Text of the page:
Known as a filmmaker, cinematographer and artist, Arthur Jafa presents in the exhibition the works that he has been making as a visual artist for the past two decades.
In his cinematic work, Jafa makes present the image of African-American identity and culture through a broad spectrum of contemporary footage and found images. He attempts to relay the history of the Afro-American visual aesthetics and help reframe this question in a new context. In his assemblage of fragments of popular icons, major events of the Black history and anonymous bodies in various states of exaltation and despair, Jafa brings a synthesizing view of the American experience of the Black community, while seeking to make visible—or emancipate—the power embedded in modes of African expression with reference points ranging from Fang sculpture to Mississippi juke joints, Duchamp’s urinal to jazz.
A Series of Utterly Improbable, Yet Extraordinary Renditions, references the feeling of emptiness, which, according to the author, is characteristic of the Black life. The word ‘rendition’ refers to the artist’s interpretation of the aesthetics associated with Black being, which are historically-inscribed in images, objects and artefacts. By re-performing these narratives in the present, Jafa imagines and constructs new possibilities for making them visible. Through the work of three additional voices: the photographer Ming Smith, @nemiepeba—the Instagram feed of artist Frida Orupabo—and content from the YouTube channel of Missylanyus, Jafa created this exhibition for the Museum and CCMO (Cinema House Manoel de Oliveira) spaces, as an audio-visual experience that is both politically reflective and visionary.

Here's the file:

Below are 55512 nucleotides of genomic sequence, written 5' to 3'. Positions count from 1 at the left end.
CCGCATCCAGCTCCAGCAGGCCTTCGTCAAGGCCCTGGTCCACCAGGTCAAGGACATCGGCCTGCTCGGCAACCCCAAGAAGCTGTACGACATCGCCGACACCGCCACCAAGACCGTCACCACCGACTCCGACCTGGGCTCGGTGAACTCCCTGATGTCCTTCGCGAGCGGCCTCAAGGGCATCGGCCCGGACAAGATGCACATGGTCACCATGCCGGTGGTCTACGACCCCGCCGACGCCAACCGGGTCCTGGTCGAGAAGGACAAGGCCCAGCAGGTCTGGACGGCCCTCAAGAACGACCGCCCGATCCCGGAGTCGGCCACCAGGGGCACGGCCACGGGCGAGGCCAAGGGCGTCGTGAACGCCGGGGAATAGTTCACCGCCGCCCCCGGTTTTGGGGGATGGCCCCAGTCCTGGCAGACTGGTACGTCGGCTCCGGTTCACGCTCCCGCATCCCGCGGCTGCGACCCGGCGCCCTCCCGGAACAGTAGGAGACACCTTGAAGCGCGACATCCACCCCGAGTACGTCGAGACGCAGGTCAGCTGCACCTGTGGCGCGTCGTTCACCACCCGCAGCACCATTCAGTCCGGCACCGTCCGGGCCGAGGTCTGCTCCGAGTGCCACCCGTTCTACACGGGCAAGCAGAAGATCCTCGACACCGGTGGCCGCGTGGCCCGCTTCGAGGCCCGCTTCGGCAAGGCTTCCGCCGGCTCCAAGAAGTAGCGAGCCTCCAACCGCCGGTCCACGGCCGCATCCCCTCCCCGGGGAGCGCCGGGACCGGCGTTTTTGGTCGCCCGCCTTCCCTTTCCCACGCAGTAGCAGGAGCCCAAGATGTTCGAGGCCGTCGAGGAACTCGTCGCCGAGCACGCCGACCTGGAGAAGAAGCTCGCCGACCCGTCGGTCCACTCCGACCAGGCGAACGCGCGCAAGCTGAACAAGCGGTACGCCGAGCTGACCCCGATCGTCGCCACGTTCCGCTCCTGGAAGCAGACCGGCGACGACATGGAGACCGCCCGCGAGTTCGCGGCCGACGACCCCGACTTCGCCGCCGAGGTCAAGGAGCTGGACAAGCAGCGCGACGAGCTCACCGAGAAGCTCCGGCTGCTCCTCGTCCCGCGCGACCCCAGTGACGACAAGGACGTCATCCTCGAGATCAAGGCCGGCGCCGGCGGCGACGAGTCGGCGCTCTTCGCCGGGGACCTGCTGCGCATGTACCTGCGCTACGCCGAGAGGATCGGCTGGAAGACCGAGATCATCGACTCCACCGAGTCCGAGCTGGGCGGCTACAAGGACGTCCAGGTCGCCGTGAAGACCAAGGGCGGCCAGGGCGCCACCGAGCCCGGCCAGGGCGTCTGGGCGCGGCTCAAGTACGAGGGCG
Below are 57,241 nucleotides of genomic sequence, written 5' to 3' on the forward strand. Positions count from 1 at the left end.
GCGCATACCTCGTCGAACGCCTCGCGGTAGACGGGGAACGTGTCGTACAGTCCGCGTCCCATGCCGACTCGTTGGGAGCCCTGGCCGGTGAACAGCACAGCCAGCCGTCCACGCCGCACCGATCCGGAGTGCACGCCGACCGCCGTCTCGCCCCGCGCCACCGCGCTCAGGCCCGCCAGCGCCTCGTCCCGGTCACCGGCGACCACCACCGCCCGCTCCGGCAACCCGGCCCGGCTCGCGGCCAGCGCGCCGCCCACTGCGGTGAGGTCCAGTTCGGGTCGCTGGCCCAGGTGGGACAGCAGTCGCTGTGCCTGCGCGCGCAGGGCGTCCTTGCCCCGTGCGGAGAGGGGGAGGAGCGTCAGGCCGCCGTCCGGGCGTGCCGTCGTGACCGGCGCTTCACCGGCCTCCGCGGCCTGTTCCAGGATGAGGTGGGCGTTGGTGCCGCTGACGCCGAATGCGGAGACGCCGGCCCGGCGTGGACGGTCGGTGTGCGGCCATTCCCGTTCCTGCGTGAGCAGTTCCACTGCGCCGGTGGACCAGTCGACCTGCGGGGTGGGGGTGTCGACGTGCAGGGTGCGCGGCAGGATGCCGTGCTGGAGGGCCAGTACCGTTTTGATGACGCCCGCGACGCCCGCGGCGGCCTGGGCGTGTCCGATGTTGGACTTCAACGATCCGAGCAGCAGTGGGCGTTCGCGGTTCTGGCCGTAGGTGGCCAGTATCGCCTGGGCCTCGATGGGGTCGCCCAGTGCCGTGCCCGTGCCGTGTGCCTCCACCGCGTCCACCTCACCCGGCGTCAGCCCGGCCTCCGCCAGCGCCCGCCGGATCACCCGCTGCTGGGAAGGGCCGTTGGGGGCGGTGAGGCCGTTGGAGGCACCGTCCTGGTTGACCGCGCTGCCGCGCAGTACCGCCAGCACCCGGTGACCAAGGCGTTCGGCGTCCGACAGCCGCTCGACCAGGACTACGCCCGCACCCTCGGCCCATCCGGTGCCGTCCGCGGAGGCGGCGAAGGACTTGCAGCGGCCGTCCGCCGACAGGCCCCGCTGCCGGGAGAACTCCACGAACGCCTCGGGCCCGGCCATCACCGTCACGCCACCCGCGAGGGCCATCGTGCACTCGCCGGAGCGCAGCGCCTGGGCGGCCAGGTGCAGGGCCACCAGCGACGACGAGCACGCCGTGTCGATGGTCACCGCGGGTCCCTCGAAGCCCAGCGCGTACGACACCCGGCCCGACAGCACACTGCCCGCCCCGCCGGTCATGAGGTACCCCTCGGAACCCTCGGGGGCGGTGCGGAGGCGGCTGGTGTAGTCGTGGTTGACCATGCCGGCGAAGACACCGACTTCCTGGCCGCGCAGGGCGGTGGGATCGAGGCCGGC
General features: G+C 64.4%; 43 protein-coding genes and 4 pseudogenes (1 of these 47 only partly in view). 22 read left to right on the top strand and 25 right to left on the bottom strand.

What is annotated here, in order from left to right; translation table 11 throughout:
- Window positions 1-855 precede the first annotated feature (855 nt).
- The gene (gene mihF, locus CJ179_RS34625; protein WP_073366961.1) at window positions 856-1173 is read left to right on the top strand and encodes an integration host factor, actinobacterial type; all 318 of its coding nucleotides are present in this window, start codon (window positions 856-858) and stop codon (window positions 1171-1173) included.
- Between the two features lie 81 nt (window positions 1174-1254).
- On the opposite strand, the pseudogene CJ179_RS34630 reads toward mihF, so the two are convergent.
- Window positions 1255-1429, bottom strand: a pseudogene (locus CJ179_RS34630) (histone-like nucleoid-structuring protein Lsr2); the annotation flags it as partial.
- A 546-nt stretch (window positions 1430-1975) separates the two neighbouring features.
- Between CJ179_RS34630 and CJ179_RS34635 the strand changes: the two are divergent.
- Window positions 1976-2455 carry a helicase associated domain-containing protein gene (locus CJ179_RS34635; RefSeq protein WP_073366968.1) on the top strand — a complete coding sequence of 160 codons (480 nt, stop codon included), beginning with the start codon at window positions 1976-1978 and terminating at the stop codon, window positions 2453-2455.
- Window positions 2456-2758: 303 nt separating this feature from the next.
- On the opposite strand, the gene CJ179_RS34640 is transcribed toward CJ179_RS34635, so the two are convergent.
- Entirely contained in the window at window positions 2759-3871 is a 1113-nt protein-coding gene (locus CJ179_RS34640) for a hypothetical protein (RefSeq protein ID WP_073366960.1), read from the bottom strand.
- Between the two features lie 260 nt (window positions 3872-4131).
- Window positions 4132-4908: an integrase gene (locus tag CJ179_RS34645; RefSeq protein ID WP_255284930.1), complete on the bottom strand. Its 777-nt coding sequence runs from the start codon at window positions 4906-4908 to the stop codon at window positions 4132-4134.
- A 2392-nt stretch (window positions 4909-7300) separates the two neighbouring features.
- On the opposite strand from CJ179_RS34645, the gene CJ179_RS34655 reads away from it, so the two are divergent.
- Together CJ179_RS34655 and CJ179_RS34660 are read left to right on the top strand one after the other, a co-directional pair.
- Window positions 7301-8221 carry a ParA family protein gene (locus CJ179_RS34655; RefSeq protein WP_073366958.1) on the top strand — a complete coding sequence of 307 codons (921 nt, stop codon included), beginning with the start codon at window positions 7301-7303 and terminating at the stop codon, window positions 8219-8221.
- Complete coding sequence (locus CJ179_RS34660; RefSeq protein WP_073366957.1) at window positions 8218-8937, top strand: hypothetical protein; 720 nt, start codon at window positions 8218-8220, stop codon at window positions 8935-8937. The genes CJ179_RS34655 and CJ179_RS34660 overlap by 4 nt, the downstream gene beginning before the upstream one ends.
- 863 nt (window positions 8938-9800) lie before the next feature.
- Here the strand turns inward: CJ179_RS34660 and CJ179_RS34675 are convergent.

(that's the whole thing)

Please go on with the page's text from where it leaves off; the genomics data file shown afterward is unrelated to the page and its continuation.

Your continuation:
Presented in partnership with the Serpentine Galleries, the exhibition is curated by Amira Gad and Hans Ulrich Obrist.
A bilingual POR/ENG catalogue will be published in association with the exhibition. A selection of texts from the Serpentine exhibition catalogue―essays by John Akomfrah, Tina M. Campt, Ernest Hardy and Fred Moten, artist’s writings and a conversation between Jafa and Hans Ulrich Obrist―will be preceded by a new and most comprehensive survey of Jafa’s project by António Preto (director, CCMO, Serralves). Key words and subjects in Preto’s essay are collage as an ontology of Negritude, Black culture’s immaterial expressivity, Black cinema’s and “the empathy muscles” and Jafa’s “worrying images.”
A programme of tours, talks, performance and music accompanies the exhibition.
February 26, 10pm
100% POP is a tribute to Grace Jones, the famous Jamaican singer, actress and model. As a black superstar, she has had a far-reaching influence on pop culture and introduced a new, shifting image of the black body. In a monologue bursting with infectious energy, combining voice, dance and music, nora chipaumire talks about her discovery of Grace Jones during her youth in Zimbabwe and her longing for independence. In 100% POP chipaumire also deals with the emancipation of the black body by embracing and challenging stereotypes related to its significance and representation.